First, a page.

‘From 3 to PhD’
A new school to follow child’s needs to adulthood
Zachary Senn | 8/15/2017, 5:14 p.m.
The new and improved Faubion School + Concordia University, a 3 to PhD® community* is opening its doors this month following a landmark redevelopment process. The iconic northeast Portland institution is using a unique series of community-based partnerships to usher the city’s educational system into the 21st century.
Located on the original school site at 2930 N.E. Dekum St., the construction was made possible by the passage of 2012’s Portland Public Schools’ capital improvement bond.
Faubion School Principal Jen McCalley says that the new building will include a number of programming aspects that will make’s educational offerings truly unique.
“Faubion’s mission is to create safer, healthier and more educated communities,” McCalley told the Portland Observer.
The pre-k through 8th grade school will be pioneering a program known as “3 to PhD,” in partnership with Concordia University. McCalley says that this approach means that Faubion will be providing for a child’s needs throughout the entirety of their academic career all the way to college and beyond.
“3 to PhD stands for the first three trimesters to pursuing one’s highest dreams,” McCalley said. “We want to make sure that we wrap up kids from the very beginning, when mom knows she’s pregnant, all the way up until they’re doing what they want to do.”
McCalley says that they don’t expect all of their students to earn doctorate’s degrees. She says that the school wants to support them no matter what level of academic attainment they are aiming for, whether it’s in the trades or by earning a degree.
Concordia University, which is located adjacent to Faubion’s site, will also have classrooms and learning spaces spread throughout the new campus. The college’s students will be interacting with Faubion students on a daily basis.
Retired PPS leader Dr. Harriet Adair, a prominent advocate for the importance of early learning from Portland’s African American community, played an instrumental role in bringing Faubion’s holistic educational approach to fruition.
“It really does take a village to raise a child, and this is that saying in action,” she told the Portland Observer, in describing the new Faubion in a recent interview.
To bring an all-encompassing educational atmosphere to the school, PPS worked extensively with community partners to supply a wide range of vital wraparound services. Students at Faubion will have access to a health clinic operated by Kaiser Permanente, a food club created in partnership with organic grocery store Basics and mental health care provided by Trillium Family Services.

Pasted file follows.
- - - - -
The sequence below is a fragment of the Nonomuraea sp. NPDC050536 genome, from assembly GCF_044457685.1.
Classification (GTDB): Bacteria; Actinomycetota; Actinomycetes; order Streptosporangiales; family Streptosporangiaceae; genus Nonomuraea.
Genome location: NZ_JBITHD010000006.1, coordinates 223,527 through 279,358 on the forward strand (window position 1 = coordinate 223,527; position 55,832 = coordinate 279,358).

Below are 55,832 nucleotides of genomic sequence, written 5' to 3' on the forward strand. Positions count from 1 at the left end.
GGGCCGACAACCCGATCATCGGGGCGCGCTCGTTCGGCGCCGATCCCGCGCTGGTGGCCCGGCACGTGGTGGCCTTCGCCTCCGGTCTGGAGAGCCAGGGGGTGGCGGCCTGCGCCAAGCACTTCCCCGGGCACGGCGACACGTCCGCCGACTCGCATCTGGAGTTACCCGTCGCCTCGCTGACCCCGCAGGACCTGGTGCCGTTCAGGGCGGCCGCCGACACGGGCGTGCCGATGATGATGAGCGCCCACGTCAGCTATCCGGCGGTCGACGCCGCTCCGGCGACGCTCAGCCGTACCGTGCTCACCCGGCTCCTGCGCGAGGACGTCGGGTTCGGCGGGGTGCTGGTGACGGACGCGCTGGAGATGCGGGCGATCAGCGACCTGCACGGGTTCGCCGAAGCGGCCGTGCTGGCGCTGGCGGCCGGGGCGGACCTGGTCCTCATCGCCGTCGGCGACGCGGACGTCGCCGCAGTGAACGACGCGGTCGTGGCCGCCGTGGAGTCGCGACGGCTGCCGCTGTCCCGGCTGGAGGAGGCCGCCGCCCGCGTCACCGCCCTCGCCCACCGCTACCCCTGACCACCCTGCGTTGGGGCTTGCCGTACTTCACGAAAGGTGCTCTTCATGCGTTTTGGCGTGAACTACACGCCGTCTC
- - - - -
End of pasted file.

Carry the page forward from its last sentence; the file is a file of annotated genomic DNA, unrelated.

“We even have partnerships with different community organizations that are going to be teaching nutritious cooking for our kids and families that are interested,” McCalley said.
She adds that the school emphasizes the importance of diversity, and is actively working to have minorities represented throughout the school’s teaching and administrative positions.
“The thing I’m most proud of at Faubion is actually the diversity of not only our students but our staff,” said McCalley. “We come from a very diverse part of Portland that has historically been an African American community. With gentrification, that could be something that is shifting, but it’s not.”
Throughout the process of reimagining Faubion School, McCalley says that a tremendous amount of community input was weighed and considered. She says that voices from the community shaped the new institution into what it is today.
“It’s a community driven project,” she explained. “I could point to the parent in our school whose idea it was to have the food club.”
Other aspects of the new school’s design and programming were also inspired by the 29 parent meetings that PPS hosted throughout Faubion’s design phase.
“The families have such a deep involvement in the design of the school,” said McCalley. “The health clinic was something families asked for.”
Even the school’s students played a role in the building’s final outcome.
“All 500 students hand wrote letters to the architects about what they wanted,” McCalley said. “We were actually able to implement quite a bit of what they wanted. We did a lot of architectural features to make the building feel welcoming, and safe and inviting.”
Preserving Faubion School’s generational nature has been another important part of the institution’s rebuilding process, McCalley says.
“Grandparents, parents and kids go through this school,” said McCalley. “It’s that kind of a legacy that instills such a deep sense of pride within the community in a local school.”
By recycling parts of the old Faubion School into the new building, McCalley says that PPS has been able to preserve generational continuity for the school’s alumni and their children.
“We had a non-native sequoia tree on campus that had to come down,” said McCalley, “but instead of getting rid of it, we had it manufactured into benches and tables.”
She adds that by incorporating community voices and involvement throughout the design and construction process, Faubion is a school that everyone in the community can be proud of.
“We want this school to be the heartbeat of the community, and that’s something that we’re really proud of,” McCalley said. “It’s a huge source of pride for our families and for our communities.”
*Correction from Faubion school to Faubion School + Concordia University, a 3 to PhD® community.